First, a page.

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Sunday, February 4, 2007 | Permalink
Domino.zip (194 KB)
This demo is mostly for eye-candy, but contains a couple of interesting techniques too. OpenGL currently has no particular API for doing instancing. There exist some pseudo-instancing techniques for OpenGL, such as using a vertex attribute and issuing a new draw call. This of course does not cut down the number of draw calls, but should have relatively low cost per call, making drawing lots of objects managable compared to for instance setting shader constants. Another method, which this demo uses, is based on shader constants. It uses multiple copies of the model in the vertex buffer, each with a particular index. The index is used to grab the instance data from a constant array. This allows you to draw as many instances in a draw call as you can fit instance data in the vertex shader constant storage. While this doesn't cut the number of draw calls down to a single one it at least divides the number of draw calls by a fair amount, in this demo 64 (set conservatively, could probably be increased).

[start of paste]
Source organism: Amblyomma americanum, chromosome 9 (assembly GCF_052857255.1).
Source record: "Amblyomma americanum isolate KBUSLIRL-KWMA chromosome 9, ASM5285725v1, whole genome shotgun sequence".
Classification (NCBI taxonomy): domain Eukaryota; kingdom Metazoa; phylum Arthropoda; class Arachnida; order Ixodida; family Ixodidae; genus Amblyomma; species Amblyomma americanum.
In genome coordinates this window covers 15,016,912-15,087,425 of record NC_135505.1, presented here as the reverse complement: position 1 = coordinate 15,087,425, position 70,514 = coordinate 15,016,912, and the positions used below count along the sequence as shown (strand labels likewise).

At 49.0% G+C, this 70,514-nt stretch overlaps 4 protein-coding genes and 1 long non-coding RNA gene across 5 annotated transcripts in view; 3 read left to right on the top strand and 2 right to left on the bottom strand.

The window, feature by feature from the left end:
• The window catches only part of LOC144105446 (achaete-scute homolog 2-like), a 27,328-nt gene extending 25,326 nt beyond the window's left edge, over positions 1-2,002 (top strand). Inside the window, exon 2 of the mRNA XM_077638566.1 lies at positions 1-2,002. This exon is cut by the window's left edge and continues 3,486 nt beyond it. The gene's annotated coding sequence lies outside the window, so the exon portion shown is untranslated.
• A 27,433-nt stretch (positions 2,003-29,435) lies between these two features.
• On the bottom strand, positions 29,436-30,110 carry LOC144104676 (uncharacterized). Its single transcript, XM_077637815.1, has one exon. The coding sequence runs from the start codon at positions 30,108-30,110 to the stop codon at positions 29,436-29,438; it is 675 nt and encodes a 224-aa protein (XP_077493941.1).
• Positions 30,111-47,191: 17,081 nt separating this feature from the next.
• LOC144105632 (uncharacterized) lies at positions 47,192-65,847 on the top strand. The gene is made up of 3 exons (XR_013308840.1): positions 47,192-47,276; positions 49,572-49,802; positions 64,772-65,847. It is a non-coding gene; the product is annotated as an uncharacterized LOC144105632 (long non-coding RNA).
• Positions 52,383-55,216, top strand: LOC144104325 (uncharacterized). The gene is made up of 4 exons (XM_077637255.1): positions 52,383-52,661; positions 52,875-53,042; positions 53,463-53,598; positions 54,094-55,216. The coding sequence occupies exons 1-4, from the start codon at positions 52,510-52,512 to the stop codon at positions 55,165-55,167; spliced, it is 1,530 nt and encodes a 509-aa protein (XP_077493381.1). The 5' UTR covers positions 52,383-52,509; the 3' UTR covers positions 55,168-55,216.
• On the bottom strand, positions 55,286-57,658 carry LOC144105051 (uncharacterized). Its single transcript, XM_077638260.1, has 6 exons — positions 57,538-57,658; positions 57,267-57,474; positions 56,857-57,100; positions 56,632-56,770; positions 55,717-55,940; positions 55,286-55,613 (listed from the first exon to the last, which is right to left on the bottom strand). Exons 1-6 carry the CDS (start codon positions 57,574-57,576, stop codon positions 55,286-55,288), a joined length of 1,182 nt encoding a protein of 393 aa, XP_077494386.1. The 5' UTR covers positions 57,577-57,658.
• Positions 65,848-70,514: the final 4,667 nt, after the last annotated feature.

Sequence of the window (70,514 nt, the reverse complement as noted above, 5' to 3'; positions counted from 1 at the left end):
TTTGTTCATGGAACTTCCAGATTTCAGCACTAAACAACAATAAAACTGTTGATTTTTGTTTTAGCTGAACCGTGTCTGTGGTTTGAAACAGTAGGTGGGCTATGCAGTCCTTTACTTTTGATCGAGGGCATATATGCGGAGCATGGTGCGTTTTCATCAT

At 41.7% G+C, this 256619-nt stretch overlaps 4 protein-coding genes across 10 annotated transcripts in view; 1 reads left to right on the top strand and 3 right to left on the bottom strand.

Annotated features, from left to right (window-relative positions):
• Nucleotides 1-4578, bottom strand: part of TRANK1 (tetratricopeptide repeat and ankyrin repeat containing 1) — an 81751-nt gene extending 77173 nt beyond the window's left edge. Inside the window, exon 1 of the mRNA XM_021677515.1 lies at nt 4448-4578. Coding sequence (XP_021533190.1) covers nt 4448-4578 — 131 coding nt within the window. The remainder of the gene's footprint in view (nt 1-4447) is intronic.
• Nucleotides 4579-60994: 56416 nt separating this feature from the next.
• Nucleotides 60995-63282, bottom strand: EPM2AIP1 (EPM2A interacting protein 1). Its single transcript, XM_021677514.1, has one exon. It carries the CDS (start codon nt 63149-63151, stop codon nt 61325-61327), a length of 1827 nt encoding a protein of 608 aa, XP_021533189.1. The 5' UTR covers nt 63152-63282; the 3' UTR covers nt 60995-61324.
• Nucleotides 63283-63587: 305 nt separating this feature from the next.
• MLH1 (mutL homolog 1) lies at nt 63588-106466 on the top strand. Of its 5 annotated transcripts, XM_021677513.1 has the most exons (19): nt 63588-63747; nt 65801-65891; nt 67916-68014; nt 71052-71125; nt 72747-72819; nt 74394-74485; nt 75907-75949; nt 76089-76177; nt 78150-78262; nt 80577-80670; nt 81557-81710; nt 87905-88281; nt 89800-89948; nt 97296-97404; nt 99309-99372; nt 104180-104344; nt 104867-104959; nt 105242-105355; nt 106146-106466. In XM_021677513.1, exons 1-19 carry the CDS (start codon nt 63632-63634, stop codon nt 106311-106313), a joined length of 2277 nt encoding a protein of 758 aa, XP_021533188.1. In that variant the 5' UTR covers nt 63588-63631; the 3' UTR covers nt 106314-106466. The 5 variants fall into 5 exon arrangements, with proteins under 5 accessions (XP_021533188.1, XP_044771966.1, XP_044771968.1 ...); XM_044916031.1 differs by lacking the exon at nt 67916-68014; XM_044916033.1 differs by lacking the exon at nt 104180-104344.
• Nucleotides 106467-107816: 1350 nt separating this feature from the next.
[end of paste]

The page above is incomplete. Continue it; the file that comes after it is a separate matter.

The other interesting technique used here is the wood shader, which is loosely based on the wood shader that comes with RenderMonkey. The RenderMonkey wood shader suffers from a serious aliasing problem at a distance since the wood rings are mathematically generated. To solve this problem I'm deriving the rings from the noise texture too, which of course is mipmapped and thus doesn't suffer directly. I added a repeat factor on the returned noise, which adds back some aliasing, which I get rid of by adding a mipmap bias for the lookup.
This demo should run on Radeon 9500 and up and GeForce FX 5200 and up.